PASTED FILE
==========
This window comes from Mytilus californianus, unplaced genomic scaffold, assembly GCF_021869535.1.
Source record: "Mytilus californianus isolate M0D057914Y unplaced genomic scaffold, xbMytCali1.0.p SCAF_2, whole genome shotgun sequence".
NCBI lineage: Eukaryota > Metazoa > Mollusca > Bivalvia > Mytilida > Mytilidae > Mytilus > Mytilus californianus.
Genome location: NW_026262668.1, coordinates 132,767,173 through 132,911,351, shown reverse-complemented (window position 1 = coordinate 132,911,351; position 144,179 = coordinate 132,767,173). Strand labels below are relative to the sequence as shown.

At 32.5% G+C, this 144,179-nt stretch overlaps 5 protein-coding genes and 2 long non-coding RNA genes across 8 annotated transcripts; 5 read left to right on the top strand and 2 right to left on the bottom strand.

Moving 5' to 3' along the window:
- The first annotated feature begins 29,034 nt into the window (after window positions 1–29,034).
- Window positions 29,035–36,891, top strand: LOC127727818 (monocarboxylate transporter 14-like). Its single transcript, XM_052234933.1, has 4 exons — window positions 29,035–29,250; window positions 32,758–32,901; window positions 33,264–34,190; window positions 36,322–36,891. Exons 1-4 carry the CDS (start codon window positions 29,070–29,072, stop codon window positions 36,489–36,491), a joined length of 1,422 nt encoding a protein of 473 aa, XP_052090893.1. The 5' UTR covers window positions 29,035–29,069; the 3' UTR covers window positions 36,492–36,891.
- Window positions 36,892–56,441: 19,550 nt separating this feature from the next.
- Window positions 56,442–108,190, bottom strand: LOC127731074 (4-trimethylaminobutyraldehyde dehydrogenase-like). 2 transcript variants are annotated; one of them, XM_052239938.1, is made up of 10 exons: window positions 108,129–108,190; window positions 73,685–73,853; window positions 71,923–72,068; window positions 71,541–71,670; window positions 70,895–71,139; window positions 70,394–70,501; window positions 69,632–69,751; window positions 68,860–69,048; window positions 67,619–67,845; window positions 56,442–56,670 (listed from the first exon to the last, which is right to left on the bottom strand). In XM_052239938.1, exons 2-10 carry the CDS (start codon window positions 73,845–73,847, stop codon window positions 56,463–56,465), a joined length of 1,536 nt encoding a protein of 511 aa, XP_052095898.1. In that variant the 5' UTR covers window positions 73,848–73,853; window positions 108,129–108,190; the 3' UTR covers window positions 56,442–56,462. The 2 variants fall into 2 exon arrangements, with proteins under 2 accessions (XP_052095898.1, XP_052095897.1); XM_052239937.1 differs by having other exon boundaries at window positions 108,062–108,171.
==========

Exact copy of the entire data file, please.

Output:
This window comes from Mytilus californianus, unplaced genomic scaffold, assembly GCF_021869535.1.
Source record: "Mytilus californianus isolate M0D057914Y unplaced genomic scaffold, xbMytCali1.0.p SCAF_2, whole genome shotgun sequence".
NCBI lineage: Eukaryota > Metazoa > Mollusca > Bivalvia > Mytilida > Mytilidae > Mytilus > Mytilus californianus.
Genome location: NW_026262668.1, coordinates 132,767,173 through 132,911,351, shown reverse-complemented (window position 1 = coordinate 132,911,351; position 144,179 = coordinate 132,767,173). Strand labels below are relative to the sequence as shown.

At 32.5% G+C, this 144,179-nt stretch overlaps 5 protein-coding genes and 2 long non-coding RNA genes across 8 annotated transcripts; 5 read left to right on the top strand and 2 right to left on the bottom strand.

Moving 5' to 3' along the window:
- The first annotated feature begins 29,034 nt into the window (after window positions 1–29,034).
- Window positions 29,035–36,891, top strand: LOC127727818 (monocarboxylate transporter 14-like). Its single transcript, XM_052234933.1, has 4 exons — window positions 29,035–29,250; window positions 32,758–32,901; window positions 33,264–34,190; window positions 36,322–36,891. Exons 1-4 carry the CDS (start codon window positions 29,070–29,072, stop codon window positions 36,489–36,491), a joined length of 1,422 nt encoding a protein of 473 aa, XP_052090893.1. The 5' UTR covers window positions 29,035–29,069; the 3' UTR covers window positions 36,492–36,891.
- Window positions 36,892–56,441: 19,550 nt separating this feature from the next.
- Window positions 56,442–108,190, bottom strand: LOC127731074 (4-trimethylaminobutyraldehyde dehydrogenase-like). 2 transcript variants are annotated; one of them, XM_052239938.1, is made up of 10 exons: window positions 108,129–108,190; window positions 73,685–73,853; window positions 71,923–72,068; window positions 71,541–71,670; window positions 70,895–71,139; window positions 70,394–70,501; window positions 69,632–69,751; window positions 68,860–69,048; window positions 67,619–67,845; window positions 56,442–56,670 (listed from the first exon to the last, which is right to left on the bottom strand). In XM_052239938.1, exons 2-10 carry the CDS (start codon window positions 73,845–73,847, stop codon window positions 56,463–56,465), a joined length of 1,536 nt encoding a protein of 511 aa, XP_052095898.1. In that variant the 5' UTR covers window positions 73,848–73,853; window positions 108,129–108,190; the 3' UTR covers window positions 56,442–56,462. The 2 variants fall into 2 exon arrangements, with proteins under 2 accessions (XP_052095898.1, XP_052095897.1); XM_052239937.1 differs by having other exon boundaries at window positions 108,062–108,171.